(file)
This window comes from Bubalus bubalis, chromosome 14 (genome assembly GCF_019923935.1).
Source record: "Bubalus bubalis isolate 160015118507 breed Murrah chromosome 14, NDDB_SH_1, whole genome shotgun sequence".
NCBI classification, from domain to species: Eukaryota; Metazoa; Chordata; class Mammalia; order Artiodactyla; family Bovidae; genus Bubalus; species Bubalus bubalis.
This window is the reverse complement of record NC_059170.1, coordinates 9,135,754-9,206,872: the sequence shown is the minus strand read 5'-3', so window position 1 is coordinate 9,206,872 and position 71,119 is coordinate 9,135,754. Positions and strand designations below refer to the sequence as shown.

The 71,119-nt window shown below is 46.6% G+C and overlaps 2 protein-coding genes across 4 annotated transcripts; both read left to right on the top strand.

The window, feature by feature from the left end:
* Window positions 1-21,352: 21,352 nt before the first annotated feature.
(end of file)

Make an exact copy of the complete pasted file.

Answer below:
This window comes from Bubalus bubalis, chromosome 14 (genome assembly GCF_019923935.1).
Source record: "Bubalus bubalis isolate 160015118507 breed Murrah chromosome 14, NDDB_SH_1, whole genome shotgun sequence".
NCBI classification, from domain to species: Eukaryota; Metazoa; Chordata; class Mammalia; order Artiodactyla; family Bovidae; genus Bubalus; species Bubalus bubalis.
This window is the reverse complement of record NC_059170.1, coordinates 9,135,754-9,206,872: the sequence shown is the minus strand read 5'-3', so window position 1 is coordinate 9,206,872 and position 71,119 is coordinate 9,135,754. Positions and strand designations below refer to the sequence as shown.

The 71,119-nt window shown below is 46.6% G+C and overlaps 2 protein-coding genes across 4 annotated transcripts; both read left to right on the top strand.

The window, feature by feature from the left end:
* Window positions 1-21,352: 21,352 nt before the first annotated feature.